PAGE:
A man pieces together clues to his past - and the identity of his captors - in this fantastic, labyrinthine novel
An old man awakens, disoriented, in an unfamiliar chamber. With no memory of who he is or how he has arrived there, he pores over the relics on the desk, examining the circumstances of his confinement and searching his own hazy mind for clues.
Determining that he is locked in, the man - identified only as Mr. Blank - begins reading a manuscript he finds on the desk, the story of another prisoner, set in an alternate world the man doesn't recognize. Nevertheless, the pages seem to have been left for him, along with a haunting set of photographs. As the day passes, various characters call on the man in his cell - vaguely familiar people, some who seem to resent him for crimes he can't remember - and each brings frustrating hints of his identity and his past. All the while an overhead camera clicks and clicks, recording his movements, and a microphone records every sound in the room. Someone is watching.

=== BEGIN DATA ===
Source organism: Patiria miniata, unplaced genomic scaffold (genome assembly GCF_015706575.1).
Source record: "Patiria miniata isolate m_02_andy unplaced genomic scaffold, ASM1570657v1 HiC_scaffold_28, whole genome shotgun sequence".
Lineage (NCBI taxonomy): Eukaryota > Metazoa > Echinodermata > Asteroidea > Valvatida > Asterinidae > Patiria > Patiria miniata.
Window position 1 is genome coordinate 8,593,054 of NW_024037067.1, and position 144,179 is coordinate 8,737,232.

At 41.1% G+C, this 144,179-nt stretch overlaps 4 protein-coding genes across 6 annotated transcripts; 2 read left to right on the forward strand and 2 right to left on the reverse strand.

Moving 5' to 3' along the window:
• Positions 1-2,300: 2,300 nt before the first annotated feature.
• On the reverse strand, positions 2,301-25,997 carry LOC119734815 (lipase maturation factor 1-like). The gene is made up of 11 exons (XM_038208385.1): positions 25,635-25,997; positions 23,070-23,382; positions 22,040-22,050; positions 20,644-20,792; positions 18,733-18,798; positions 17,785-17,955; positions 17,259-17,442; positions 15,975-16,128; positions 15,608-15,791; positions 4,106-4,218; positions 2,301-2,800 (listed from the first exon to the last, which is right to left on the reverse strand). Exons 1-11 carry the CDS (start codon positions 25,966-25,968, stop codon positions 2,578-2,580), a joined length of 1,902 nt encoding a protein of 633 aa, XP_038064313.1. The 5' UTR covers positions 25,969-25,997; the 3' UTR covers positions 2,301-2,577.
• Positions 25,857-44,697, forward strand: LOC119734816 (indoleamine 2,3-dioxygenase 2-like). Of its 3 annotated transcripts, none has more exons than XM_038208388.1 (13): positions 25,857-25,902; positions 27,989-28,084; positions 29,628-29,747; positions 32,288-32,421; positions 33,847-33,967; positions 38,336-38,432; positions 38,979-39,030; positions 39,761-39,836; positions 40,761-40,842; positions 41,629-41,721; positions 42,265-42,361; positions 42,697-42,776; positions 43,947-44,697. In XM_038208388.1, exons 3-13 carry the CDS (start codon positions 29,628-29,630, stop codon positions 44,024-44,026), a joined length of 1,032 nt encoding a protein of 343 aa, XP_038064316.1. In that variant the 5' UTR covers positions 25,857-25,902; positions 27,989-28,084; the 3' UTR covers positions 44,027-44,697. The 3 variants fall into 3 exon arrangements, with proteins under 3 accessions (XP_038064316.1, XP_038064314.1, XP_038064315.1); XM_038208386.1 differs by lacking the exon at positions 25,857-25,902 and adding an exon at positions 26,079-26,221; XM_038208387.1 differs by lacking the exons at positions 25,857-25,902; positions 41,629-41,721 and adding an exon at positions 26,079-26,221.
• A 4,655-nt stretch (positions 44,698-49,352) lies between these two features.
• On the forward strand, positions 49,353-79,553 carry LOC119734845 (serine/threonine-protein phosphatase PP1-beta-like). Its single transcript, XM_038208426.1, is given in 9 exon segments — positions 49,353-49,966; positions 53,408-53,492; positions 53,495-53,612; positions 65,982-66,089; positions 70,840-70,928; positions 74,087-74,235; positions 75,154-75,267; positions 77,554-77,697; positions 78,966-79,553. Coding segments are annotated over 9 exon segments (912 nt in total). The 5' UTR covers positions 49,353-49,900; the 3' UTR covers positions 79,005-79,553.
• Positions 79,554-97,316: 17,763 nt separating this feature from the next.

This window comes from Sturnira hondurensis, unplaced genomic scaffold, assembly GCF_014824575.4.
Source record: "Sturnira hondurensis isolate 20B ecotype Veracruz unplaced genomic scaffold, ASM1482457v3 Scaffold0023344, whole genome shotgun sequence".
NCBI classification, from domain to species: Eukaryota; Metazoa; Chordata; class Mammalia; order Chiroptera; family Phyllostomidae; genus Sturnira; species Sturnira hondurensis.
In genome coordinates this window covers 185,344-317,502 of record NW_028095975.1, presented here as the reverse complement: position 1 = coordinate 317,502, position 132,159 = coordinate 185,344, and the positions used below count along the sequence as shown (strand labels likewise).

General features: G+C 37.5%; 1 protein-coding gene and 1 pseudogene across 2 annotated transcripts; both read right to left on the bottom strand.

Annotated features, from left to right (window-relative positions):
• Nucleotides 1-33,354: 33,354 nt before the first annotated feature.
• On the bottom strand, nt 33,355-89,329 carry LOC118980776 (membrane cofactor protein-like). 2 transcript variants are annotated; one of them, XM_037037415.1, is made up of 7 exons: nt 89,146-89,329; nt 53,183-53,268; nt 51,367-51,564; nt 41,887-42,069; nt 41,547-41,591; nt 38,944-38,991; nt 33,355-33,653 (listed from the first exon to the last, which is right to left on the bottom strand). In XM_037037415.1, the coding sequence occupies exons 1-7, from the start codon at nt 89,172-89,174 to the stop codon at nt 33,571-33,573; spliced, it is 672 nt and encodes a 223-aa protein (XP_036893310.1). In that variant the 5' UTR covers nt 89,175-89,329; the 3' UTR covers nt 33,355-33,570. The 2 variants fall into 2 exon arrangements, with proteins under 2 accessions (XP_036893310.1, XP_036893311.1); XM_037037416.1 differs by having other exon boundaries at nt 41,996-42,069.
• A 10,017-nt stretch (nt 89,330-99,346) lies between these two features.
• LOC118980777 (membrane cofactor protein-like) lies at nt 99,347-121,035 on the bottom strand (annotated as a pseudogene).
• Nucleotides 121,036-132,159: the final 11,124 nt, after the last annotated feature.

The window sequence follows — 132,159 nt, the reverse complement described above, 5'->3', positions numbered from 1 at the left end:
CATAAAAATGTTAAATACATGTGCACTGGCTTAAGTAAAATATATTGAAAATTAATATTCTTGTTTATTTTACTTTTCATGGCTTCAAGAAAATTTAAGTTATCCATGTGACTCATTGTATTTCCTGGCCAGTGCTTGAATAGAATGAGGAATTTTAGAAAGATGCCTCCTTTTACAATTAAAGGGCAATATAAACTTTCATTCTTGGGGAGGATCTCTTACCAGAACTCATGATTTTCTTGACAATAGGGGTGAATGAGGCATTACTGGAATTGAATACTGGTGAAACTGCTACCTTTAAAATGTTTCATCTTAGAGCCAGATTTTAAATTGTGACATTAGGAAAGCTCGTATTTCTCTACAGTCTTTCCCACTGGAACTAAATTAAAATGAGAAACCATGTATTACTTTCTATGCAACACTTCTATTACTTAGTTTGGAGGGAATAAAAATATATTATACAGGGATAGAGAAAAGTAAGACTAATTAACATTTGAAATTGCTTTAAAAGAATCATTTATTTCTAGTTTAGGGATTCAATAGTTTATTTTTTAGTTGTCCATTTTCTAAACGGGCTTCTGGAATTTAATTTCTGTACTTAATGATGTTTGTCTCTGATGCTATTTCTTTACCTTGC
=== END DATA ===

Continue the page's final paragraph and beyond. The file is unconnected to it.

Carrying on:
Both chilling and poignant, Travels in the Scriptorium is vintage Auster: mysterious texts, fluid identities, a hidden past, and, somewhere, an obscure tormentor. And yet, as we discover during one day in the life of Mr. Blank, his world is not so different from our own.
Paul Benjamin Auster (born 1947) is an American author known for works blending absurdism, existentialism, crime fiction, and the search for identity and personal meaning in works such as The New York Trilogy (1987), Moon Palace (1989), The Music of Chance (1990), The Book of Illusions (2002), and The Brooklyn Follies (2005).
Paul Auster. Wikipedia.
Photo: Paul Auster at the 2010 Brooklyn Book Festival. Photo author: David Shankbone. Photo source: Wikimedia Commons.